What Flowers Are Safe For Cats?
If you’re a cat owner, you probably know cats can be curious creatures and love exploring their surroundings. However, some common household plants and flowers can be toxic to cats if ingested. Knowing what flowers are safe for your furry friend is essential as a pet owner.
Luckily, plenty of beautiful flowers are safe for cats to be around. So whether you want to add some color to your home or garden or send a bouquet to a cat-loving friend, knowing which flowers are safe for cats is essential.
In this article, we’ll explore a variety of safe flowers for cats and provide tips on how to keep your feline friends safe and happy around flowers.
What Are Common Flowers Safe for Cats?
Many beautiful flowers are safe for cats. Here are some of them:
- African Violet
- Christmas Cactus
- Gerbera Daisy
It is important to note that while these flowers are generally considered safe for cats, some may still have allergic reactions to certain plants. Additionally, it is always a good idea to supervise your cat around any plants and keep them out of reach, as some cats may still try to nibble on them, leading to stomach upset or more severe health issues.
What Flowers are toxic to cats?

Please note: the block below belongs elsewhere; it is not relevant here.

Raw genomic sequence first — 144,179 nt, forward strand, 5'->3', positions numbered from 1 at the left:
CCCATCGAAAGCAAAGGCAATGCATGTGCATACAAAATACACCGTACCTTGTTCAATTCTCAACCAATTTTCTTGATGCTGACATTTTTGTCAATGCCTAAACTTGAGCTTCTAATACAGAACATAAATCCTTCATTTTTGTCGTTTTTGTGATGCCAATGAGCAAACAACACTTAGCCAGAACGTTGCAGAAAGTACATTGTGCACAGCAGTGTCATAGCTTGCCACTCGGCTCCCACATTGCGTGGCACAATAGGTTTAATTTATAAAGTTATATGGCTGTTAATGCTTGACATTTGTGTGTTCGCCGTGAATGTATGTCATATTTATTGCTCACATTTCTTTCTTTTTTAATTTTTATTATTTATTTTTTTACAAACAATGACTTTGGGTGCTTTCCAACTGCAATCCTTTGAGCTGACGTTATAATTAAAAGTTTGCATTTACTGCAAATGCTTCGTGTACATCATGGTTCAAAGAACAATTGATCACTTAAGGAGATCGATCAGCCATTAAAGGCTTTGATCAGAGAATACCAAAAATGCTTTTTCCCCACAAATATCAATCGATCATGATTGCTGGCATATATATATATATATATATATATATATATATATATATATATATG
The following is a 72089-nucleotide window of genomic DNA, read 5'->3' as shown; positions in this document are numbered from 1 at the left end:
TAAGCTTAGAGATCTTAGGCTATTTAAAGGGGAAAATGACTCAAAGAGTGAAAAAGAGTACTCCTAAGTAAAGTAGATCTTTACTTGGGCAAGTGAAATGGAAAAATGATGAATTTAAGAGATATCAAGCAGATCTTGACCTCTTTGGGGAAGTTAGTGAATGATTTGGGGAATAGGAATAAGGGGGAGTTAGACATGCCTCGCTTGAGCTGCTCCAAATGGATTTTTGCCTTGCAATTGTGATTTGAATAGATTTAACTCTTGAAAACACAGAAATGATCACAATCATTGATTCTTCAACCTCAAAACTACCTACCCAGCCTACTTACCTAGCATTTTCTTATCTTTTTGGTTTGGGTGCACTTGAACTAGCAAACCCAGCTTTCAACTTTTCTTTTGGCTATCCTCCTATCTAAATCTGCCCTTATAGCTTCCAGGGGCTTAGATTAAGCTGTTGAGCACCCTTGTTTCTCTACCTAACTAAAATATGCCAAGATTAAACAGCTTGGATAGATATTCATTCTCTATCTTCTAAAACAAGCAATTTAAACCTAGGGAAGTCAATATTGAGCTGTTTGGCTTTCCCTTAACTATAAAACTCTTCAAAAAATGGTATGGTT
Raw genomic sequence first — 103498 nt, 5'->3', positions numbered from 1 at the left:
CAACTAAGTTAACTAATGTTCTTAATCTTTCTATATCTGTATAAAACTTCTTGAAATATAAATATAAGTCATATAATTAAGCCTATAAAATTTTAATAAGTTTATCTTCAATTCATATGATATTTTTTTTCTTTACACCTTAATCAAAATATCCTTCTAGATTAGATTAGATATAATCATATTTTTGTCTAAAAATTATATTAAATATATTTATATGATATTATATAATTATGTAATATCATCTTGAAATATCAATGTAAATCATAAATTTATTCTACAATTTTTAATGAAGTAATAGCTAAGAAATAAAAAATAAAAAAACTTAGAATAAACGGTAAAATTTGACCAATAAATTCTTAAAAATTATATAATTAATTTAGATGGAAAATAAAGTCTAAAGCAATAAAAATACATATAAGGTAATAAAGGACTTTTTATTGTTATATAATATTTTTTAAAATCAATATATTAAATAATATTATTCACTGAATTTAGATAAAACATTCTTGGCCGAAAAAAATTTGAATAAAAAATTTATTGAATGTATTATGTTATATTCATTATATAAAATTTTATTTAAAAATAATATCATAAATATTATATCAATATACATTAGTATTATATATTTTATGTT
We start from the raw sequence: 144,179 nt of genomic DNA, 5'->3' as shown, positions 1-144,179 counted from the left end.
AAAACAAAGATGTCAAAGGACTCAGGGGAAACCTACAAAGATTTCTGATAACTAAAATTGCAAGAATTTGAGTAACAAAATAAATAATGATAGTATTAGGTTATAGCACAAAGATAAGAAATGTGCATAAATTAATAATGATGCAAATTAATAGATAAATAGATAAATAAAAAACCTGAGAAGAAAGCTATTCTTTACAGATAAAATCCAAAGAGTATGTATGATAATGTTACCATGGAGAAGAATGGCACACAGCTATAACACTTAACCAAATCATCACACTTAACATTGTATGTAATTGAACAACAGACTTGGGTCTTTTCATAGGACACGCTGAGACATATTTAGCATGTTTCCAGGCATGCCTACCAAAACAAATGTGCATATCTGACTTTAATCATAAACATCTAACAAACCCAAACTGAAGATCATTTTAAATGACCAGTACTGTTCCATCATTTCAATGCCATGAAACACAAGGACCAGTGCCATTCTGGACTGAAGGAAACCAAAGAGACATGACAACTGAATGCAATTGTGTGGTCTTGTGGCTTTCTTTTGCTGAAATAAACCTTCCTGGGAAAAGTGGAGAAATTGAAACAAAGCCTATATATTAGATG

Many flowers are toxic to cats. Here are some of them:
- Baby’s Breath
- Calla Lily
- Easter Lily
- Lily of the Valley
- Morning Glory
These plants contain toxins that can cause multiple symptoms in cats, from mild gastrointestinal upset to more serious issues like liver failure, kidney damage, or even death in severe cases.
If you suspect your cat has ingested any of these plants or is showing signs of toxicity, such as vomiting, diarrhea, lethargy, or difficulty breathing, seek immediate veterinary care.
What to do if your cat eats a flower that’s not safe?
If your cat has eaten an unsafe flower, taking action immediately is vital. Here are the steps you should follow:
- Remove any remaining pieces of the flower or plant from your cat’s mouth and paws to prevent further ingestion.
- Check the label or do a quick online search to identify the plant and confirm its toxicity level.
- Call your veterinarian or a pet poison control hotline immediately for advice on what to do next.
- If directed by your veterinarian or the poison control center, induce vomiting by administering hydrogen peroxide (following the recommended dosage for your cat’s weight and age) to help remove any remaining plant material from your cat’s stomach.
- Follow any additional instructions provided by your veterinarian, which may include bringing your cat in for observation and treatment or monitoring your cat for symptoms of toxicity.
- In the future, prevent your cat from accessing toxic plants by keeping them out of reach or avoiding them altogether.
Remember that time is of the essence when dealing with a potential poisoning, so don’t delay seeking professional help.
If you suspect your cat has been poisoned by ingesting a plant or other substance, call the Pet Poisoning Hotline at 855-764-7661 or the ASPCA Animal Poison Service at 888-426-4435 and contact your veterinarian.
But the best way to get help is to skip buying and planting toxic plants altogether if your pet or cat is known to roam the street and gnaw on something out of sheer curiosity.